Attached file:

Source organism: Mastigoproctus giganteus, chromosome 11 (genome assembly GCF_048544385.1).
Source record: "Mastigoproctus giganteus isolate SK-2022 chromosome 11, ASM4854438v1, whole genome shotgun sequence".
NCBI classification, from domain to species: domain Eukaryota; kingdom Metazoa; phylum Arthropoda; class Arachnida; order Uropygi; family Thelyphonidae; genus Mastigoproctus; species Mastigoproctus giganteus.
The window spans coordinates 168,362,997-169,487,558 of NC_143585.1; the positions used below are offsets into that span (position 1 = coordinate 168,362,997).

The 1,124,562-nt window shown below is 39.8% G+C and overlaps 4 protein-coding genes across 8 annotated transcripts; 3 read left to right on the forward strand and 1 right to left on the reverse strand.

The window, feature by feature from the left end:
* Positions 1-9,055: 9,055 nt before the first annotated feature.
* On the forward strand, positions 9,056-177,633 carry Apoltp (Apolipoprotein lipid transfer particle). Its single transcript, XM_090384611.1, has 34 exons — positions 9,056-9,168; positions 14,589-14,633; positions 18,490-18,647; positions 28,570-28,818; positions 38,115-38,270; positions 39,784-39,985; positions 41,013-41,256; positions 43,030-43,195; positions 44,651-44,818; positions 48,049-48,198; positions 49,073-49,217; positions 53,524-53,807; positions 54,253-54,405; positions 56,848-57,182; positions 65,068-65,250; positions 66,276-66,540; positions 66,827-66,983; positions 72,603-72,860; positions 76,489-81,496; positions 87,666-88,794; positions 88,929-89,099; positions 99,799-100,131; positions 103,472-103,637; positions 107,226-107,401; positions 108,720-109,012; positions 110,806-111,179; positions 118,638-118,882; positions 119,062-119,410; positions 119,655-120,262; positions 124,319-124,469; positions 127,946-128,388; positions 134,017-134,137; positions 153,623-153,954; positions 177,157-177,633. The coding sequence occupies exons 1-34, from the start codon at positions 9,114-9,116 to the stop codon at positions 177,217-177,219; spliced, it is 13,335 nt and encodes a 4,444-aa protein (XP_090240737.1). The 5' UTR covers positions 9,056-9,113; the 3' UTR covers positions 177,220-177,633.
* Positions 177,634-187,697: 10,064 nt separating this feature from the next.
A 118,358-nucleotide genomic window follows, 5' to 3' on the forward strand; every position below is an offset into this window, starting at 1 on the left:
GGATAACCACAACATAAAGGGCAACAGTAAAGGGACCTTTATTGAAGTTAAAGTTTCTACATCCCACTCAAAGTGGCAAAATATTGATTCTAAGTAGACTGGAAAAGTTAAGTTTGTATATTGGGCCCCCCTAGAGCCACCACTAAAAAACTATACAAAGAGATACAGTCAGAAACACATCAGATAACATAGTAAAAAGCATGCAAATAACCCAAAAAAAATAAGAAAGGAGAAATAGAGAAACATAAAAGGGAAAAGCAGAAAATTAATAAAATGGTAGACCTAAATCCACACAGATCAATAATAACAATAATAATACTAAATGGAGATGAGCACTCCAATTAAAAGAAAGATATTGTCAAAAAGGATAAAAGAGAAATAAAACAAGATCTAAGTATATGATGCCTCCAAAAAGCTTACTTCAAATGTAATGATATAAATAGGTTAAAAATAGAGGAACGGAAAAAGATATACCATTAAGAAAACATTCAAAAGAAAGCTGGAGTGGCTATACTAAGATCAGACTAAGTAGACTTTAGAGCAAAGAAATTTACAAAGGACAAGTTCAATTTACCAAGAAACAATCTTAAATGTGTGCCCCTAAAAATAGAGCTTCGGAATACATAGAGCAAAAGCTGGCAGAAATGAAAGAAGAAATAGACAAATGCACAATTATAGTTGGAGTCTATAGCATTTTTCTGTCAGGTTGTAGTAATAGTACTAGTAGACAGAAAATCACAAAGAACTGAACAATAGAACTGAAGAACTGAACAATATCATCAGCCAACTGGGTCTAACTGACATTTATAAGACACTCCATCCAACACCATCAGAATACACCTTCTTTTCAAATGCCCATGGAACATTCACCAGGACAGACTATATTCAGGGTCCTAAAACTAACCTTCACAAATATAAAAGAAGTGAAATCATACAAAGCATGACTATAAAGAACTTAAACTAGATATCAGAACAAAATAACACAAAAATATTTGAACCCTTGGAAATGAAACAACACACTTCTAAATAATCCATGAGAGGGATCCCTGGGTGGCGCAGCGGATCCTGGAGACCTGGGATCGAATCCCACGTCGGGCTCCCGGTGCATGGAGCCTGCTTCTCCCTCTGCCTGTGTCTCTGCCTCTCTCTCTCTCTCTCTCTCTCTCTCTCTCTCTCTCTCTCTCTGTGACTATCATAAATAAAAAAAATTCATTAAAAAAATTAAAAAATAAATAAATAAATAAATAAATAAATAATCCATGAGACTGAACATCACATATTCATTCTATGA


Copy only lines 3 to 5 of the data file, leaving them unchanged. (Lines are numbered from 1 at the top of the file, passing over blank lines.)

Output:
NCBI classification, from domain to species: domain Eukaryota; kingdom Metazoa; phylum Arthropoda; class Arachnida; order Uropygi; family Thelyphonidae; genus Mastigoproctus; species Mastigoproctus giganteus.
The window spans coordinates 168,362,997-169,487,558 of NC_143585.1; the positions used below are offsets into that span (position 1 = coordinate 168,362,997).

The 1,124,562-nt window shown below is 39.8% G+C and overlaps 4 protein-coding genes across 8 annotated transcripts; 3 read left to right on the forward strand and 1 right to left on the reverse strand.